When most Midwesterners think about Hawaiian agriculture, pineapples and coconut trees leaning out over calm, blue water are about all that comes to mind. Many would be surprised to know that there are corn breeding facilities in Hawaii. During the six months of the year that corn doesn’t grow in the Midwest, the Beck’s breeding team doesn’t just sit idle. Every day, progress is made to advance new genetics and to improve seed for our farmers. For years, Beck’s used winter nurseries in Chile and Mexico to grow corn in the North American off-season until 2016, when there was an opportunity to invest in U.S. soil where corn can grow year round. Beck’s just celebrated one full year and three corn crops at our new Beck’s Hawaii Facility in the town of Kekaha on the island of Kauai. Last winter, when most folks in Indiana were shoveling their driveways, Beck’s employees made over a million hand pollinations in the corn breeding nurseries. Each pollination is a new chance to create an inbred line that could be a part of the next hot hybrid.
This year, as a way to give back to the community of Kekaha on the island of Kauai, the 11 full-time employees at the Kekaha facility planted about an acre of the farm in pumpkins to be given away.
Categories: We Are Beck's
Tags: Beck's Blog, Beck's Hybrids, Pumpkins, Kauai, We Are Beck's, Beck's Hawaii Facility, Kekaha, Kauai Harvest Festival
According to the U.S. Department of Veterans Affairs (VA), there are around 40,000 homeless veterans in our country. In Lapeer, Michigan, Beck’s customer and Vietnam veteran, Pat Bell, is working to reduce that number by operating a homeless shelter on one of his farms.
The shelter is a relatively new effort for Pat, but multiple life experiences over the years lead him on this journey. It all started when Pat served in the Marines during the Vietnam War.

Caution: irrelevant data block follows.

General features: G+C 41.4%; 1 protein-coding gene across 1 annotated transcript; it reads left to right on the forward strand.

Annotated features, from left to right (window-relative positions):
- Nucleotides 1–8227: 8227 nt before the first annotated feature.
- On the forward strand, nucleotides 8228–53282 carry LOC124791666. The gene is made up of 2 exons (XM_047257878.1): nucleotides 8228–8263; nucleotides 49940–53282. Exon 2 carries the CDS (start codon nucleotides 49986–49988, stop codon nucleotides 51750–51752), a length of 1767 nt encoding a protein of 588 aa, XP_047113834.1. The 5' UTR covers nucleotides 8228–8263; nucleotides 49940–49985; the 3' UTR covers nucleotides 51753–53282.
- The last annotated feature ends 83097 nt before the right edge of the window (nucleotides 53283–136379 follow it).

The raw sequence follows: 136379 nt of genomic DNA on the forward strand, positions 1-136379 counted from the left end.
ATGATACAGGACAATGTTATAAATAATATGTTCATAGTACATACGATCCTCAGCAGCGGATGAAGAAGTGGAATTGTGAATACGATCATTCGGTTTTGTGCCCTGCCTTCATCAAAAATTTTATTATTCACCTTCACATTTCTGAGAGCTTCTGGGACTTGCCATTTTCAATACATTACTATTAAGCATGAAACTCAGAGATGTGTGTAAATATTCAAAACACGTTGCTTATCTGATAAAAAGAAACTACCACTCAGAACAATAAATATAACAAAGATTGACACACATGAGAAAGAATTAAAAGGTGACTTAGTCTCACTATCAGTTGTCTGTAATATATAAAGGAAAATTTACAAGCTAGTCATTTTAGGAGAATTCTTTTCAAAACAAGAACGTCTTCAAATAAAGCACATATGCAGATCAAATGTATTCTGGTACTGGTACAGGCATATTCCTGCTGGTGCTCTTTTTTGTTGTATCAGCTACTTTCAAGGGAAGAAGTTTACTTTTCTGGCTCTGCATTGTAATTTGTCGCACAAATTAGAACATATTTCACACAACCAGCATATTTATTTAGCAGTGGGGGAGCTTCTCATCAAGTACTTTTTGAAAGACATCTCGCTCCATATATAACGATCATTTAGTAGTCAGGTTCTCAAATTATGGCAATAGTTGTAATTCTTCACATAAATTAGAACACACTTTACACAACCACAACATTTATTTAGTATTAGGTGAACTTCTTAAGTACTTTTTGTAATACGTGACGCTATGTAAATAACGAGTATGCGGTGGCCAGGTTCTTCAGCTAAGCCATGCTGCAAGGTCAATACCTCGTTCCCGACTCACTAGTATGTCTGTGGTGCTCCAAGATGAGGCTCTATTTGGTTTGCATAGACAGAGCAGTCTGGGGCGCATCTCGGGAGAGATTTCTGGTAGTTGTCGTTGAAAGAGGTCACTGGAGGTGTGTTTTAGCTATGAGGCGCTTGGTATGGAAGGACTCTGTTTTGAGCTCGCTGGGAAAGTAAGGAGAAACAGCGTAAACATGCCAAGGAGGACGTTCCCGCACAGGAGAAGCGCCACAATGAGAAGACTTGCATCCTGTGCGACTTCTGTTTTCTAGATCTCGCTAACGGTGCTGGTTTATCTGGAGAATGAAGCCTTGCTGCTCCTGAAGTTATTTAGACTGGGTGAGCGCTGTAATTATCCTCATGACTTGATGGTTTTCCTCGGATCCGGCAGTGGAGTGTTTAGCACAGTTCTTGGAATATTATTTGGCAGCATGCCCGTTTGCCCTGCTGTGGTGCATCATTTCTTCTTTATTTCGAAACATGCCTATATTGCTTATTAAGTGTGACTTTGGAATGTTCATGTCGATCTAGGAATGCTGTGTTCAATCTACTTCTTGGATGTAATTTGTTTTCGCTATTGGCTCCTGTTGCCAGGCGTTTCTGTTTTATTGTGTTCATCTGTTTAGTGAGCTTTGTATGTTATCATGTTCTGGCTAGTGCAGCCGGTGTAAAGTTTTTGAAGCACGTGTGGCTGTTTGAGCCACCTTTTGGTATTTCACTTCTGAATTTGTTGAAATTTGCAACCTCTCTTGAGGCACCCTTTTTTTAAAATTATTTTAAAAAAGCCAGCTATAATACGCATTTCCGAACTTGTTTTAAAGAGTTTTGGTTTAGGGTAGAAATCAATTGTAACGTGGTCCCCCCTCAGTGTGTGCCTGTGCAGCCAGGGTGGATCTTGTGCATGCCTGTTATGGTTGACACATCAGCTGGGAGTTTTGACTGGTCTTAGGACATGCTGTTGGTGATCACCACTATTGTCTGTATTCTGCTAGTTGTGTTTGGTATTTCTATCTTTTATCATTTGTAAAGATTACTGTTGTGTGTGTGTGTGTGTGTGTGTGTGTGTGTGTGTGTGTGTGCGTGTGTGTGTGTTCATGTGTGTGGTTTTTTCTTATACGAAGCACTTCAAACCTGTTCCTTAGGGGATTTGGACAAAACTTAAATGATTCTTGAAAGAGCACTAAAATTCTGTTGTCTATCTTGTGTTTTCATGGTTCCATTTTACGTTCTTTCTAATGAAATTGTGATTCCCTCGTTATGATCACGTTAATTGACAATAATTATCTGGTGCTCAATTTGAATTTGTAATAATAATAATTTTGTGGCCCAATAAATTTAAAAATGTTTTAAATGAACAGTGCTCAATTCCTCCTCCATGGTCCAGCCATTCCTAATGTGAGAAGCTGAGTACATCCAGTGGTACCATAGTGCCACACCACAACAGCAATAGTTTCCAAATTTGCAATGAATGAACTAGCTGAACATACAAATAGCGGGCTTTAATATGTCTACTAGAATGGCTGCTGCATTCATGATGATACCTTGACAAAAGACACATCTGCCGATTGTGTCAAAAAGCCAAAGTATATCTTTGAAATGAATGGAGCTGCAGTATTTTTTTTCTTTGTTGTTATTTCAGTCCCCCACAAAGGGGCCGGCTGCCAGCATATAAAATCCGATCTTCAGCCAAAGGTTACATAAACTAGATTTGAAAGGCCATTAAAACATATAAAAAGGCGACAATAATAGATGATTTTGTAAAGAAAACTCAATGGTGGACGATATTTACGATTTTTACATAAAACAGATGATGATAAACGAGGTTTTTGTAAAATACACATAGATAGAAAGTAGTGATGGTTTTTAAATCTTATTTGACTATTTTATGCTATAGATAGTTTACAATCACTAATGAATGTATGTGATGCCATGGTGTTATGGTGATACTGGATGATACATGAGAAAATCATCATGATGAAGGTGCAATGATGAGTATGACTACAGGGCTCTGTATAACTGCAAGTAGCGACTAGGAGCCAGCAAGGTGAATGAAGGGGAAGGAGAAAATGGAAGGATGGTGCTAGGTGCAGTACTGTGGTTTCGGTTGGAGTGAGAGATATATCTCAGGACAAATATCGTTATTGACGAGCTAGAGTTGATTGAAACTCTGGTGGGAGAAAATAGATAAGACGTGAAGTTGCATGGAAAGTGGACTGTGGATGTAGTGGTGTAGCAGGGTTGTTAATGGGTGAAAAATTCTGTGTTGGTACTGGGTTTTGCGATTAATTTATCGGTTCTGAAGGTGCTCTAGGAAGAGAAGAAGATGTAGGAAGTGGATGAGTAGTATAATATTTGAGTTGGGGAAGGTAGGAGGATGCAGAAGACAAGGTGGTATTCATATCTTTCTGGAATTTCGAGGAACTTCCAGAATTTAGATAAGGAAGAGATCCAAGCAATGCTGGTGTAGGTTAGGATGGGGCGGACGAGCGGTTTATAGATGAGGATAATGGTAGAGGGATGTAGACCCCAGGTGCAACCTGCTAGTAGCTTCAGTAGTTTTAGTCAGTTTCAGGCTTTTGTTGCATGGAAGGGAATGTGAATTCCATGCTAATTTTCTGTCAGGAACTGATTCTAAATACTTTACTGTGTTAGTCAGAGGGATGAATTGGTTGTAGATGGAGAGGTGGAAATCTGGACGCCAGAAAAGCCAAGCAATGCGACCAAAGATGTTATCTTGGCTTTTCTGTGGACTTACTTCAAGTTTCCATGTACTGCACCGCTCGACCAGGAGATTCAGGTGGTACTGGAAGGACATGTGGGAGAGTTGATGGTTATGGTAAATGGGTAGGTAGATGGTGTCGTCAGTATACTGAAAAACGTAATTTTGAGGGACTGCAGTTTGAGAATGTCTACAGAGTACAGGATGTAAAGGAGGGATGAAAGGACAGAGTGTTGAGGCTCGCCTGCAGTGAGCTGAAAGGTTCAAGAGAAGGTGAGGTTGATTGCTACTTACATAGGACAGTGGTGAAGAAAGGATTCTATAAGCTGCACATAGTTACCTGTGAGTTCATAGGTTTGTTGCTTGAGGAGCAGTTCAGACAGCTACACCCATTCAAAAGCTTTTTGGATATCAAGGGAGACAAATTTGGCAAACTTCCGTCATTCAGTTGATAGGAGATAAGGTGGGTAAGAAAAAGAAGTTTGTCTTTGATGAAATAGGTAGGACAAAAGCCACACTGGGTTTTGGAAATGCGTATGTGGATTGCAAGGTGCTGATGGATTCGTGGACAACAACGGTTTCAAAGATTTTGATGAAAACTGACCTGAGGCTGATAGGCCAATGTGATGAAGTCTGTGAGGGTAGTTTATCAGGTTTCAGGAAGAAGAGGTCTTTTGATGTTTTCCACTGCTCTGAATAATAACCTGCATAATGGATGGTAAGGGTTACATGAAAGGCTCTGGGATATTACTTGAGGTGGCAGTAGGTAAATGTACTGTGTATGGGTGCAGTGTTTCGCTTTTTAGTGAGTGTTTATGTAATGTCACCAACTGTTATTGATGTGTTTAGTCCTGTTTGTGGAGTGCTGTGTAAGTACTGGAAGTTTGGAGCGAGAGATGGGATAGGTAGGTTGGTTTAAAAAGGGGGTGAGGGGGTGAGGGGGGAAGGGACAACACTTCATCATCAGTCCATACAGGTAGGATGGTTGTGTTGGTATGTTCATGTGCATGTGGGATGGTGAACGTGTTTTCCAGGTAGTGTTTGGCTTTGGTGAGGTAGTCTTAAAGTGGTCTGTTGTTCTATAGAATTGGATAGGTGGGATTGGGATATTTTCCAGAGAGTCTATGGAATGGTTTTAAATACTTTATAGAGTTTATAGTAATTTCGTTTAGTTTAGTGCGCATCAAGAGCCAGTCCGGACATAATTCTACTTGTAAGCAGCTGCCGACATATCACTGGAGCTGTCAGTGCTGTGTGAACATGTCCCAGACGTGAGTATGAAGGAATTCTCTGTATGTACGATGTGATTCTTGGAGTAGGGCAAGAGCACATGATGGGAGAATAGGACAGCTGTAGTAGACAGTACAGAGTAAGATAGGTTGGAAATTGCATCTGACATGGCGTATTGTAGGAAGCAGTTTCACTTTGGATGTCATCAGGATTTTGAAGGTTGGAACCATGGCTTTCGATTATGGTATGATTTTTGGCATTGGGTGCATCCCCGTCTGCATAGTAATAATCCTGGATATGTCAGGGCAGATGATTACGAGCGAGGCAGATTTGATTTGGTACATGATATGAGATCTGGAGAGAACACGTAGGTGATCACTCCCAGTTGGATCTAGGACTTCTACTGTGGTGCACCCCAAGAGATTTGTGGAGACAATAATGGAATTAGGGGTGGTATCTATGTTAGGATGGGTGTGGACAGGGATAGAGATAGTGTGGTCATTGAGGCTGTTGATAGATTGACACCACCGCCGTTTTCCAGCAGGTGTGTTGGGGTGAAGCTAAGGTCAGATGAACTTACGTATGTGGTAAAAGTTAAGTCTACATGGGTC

Categories: Family and Farming
Tags: Beck's Blog, Beck's Hybrids, family and farming, Chelsea O'Brien, Michigan Farmer, Farmer Veteran, Veteran's Day, Helping Homeless Veterans, Pat Bell, Caroline House
Join Jonathan Perkins and Joe Bolte at the Southern IL PFR Site for this latest PFR Report as they evaluate the planting depth study they are about to harvest.
Categories: PFR, PFR Reports
Tags: harvest, soybeans, Planting Depth, nodulation
After a season of what felt like never ending rain, one question on everyone’s mind is, how much nitrogen (N) was lost? Will the economic optimum nitrogen rates (EONR) be higher this year? Will late season N pay more in 2017? How much did genetics play a role in our N response? We hope to address all of these questions with the data gleaned from our PFR studies.
Tags: Nitrogen, UAN, EONR, economic optimum nitrogen rate
In spring of 2017, multiple PFR Proven™ products and practices were identified for wheat. One of these practices included the application of fungicide at flowering (Feekes 10.5.1) with proven products including Caramba® and Prosaro® 421 SC. As a result of the success with these fungicide products and the practice of applying them at flowering, Beck’s Practical Farm Research (PFR)® team wanted to determine if applying them even earlier could be a PFR Proven practice.
Tags: Wheat, PFR, PFR Report, Seed Treatments, row width, fungicides, planting population
Join Jim Schwartz, director of PFR and agronomy and Jason Gahimer, PFR operations manager, in the field as the team harvests one of our multi-population, multi-row width plots with Capello's All Row Gladiator Corn Head.
Tags: corn, corn harvest, Corn Head, Populations, row width